Two Divers Went To Check Out A WWII Shipwreck, Stumbled Upon A Giant Squid Egg Sac Instead

Two Divers Went To Check Out WWII Ship Wreck, Stumbled Upon Giant Squid Egg Sac InsteadCaters/Ronald Raasch

A group of divers were exploring a WWII shipwreck just off the coast of Orsta in Norway earlier this month, when they made an incredible discovery.

The divers, from Research Expedition Vessel (REV) Ocean, were baffled when they first spotted a mysterious blob floating 17 metres below the surface of the sea.

On closer inspection, the blob – discovered by Ronald Raasch, Nils Baadnes and their research group – turned out to be a 10-armed squid egg’s sac, containing thousands of baby squid.

You can watch a video of their incredible discovery here:

The transparent ball was found floating in the darkness of the fjord on October 5, and two days later REV Ocean took to Twitter to reveal its incredible discovery.

REV Ocean wrote:

Mystery solved! REV Ocean captain Nils Baadnes & Ronald Raasch discovered this giant gel ball while diving in Orstafjord Norway, which is actually an eggmass of 10-armed squid.

The sacs don’t tend to be seen by humans because they’re usually laid deep beneath the sea. They then continue to sink lower and lower until reaching a depth of around 150 metres, where the baby squid hatch.

At this moment in time, it’s unknown which species of squid produced the Orstafjorden mass. Although REV Ocean mentioned it being a 10-armed squid, all species of squid have 10 arms, so it gives no indication as to which it could be. It’s also believed to be very difficult to identify a marine species based solely on its eggs.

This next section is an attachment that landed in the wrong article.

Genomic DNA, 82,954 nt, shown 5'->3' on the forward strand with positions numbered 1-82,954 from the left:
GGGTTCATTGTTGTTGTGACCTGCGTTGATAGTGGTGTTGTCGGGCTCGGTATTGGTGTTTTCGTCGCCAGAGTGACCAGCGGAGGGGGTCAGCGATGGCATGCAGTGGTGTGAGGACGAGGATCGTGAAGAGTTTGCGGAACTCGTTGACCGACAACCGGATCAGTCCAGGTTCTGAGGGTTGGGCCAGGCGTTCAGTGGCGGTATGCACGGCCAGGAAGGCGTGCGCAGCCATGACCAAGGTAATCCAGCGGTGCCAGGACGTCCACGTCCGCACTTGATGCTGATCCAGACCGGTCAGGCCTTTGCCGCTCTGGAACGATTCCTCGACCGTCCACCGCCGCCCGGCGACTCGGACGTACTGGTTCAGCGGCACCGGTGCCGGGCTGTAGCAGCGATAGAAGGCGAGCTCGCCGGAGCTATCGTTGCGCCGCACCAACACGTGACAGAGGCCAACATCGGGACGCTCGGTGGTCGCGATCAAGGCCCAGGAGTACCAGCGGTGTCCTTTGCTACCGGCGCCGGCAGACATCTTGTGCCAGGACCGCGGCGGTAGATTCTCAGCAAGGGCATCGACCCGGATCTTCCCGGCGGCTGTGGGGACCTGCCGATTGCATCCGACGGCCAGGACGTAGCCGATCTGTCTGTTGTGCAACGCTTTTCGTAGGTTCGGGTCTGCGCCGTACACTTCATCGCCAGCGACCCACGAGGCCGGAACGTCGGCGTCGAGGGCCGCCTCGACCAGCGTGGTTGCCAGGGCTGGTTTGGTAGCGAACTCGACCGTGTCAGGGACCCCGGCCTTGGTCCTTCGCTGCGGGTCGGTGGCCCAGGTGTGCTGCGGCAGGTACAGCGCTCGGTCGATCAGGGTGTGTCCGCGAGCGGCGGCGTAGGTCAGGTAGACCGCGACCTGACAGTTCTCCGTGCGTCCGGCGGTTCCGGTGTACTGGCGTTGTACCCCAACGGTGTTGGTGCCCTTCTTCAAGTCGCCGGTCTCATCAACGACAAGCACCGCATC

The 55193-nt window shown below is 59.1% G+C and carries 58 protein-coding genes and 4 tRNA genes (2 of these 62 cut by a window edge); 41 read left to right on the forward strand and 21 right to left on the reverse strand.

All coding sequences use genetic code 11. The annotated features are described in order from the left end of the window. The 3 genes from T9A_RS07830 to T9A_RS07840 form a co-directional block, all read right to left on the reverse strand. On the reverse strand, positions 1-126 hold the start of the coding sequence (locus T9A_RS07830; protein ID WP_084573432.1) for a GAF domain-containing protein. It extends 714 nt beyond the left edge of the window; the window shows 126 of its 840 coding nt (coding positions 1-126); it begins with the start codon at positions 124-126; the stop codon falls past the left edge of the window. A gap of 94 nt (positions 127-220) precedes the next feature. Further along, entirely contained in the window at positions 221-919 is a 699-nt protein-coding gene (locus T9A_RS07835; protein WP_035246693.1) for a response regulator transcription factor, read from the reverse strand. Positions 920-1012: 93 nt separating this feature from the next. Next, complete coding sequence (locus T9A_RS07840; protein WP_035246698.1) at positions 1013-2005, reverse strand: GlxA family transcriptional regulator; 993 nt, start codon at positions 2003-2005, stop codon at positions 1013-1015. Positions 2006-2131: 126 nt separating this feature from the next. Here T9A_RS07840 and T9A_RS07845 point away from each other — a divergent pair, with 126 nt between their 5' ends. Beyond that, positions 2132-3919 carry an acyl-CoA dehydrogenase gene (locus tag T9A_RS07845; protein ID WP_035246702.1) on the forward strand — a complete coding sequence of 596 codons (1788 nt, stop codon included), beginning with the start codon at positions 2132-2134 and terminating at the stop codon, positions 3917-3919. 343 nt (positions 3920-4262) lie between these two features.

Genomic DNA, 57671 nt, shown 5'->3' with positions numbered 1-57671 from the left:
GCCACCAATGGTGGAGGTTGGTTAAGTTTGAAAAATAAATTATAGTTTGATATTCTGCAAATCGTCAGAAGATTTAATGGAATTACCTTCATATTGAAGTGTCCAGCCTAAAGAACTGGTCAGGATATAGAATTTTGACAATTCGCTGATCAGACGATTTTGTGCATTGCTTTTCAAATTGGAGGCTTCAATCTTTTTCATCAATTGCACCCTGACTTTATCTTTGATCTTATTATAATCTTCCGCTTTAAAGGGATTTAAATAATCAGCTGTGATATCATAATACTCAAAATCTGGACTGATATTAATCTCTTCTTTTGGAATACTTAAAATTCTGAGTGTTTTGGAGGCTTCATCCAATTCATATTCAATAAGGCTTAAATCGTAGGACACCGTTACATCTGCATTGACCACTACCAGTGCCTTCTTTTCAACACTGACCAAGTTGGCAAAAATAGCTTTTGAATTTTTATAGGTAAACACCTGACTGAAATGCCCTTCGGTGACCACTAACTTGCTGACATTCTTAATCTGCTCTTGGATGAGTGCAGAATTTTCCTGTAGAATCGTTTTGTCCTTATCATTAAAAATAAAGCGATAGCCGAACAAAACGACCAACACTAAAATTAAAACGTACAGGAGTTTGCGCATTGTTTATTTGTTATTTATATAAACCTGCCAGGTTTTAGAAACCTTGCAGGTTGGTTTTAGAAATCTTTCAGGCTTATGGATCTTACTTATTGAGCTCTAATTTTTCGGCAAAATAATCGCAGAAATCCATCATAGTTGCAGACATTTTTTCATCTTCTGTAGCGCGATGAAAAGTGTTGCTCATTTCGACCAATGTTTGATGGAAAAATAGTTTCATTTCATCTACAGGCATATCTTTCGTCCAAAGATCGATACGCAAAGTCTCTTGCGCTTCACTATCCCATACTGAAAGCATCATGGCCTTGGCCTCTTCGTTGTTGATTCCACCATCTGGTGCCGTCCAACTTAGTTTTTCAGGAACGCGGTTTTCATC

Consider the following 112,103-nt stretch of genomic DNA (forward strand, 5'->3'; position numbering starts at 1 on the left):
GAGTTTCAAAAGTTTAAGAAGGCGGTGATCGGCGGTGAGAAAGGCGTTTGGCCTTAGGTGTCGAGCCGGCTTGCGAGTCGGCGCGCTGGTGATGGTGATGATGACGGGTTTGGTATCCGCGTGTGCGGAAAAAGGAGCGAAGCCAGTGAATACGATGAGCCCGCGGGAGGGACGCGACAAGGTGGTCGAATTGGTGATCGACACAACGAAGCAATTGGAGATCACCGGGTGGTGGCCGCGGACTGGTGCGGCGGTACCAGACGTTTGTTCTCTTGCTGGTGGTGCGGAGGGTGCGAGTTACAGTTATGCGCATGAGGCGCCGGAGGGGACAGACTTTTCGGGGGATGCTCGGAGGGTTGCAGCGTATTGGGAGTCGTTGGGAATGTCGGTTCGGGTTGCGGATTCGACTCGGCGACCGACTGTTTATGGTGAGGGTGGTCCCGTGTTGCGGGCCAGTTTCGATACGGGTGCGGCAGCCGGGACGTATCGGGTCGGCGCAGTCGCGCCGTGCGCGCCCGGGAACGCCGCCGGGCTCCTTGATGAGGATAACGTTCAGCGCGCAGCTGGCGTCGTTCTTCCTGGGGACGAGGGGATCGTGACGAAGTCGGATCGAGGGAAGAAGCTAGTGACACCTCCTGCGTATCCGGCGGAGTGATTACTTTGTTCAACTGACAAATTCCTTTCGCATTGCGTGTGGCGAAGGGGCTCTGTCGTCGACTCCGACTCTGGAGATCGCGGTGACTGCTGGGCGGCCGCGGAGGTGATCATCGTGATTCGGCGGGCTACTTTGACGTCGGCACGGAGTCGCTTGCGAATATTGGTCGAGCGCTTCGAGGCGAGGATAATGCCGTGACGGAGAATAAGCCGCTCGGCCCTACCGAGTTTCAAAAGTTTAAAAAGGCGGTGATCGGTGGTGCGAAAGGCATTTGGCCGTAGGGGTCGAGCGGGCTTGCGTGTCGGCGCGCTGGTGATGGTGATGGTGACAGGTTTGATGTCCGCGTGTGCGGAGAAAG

Two Divers Went To Check Out WWII Ship Wreck, Stumbled Upon Giant Squid Egg Sac InsteadCaters/Ronald Raasch

Incredible footage taken by the Norwegian divers shows the research team inspecting the sac, which could easily be mistake for an alien being having invaded the water.

Divers off the coast of Turkey discovered a similar blob in 2015, which was only the ‘third or fourth’ recorded instance of such a mass being observed in the wild, as National Geographic reports. Sightings are particularly rare as the sacs are usually too far offshore and too deep for divers to see.

These egg sacs also only last for a few days before the squid babies hatch and the gelatinous mass disintegrates.

Scientists believe that one of two species of squid laid the giant mass of eggs – either the European flying squid, or a much smaller Boreoatlantic armhook squid. Both of the creatures vary in size from 25cm to 35cm.

Now there’s something you don’t expect to see every day.

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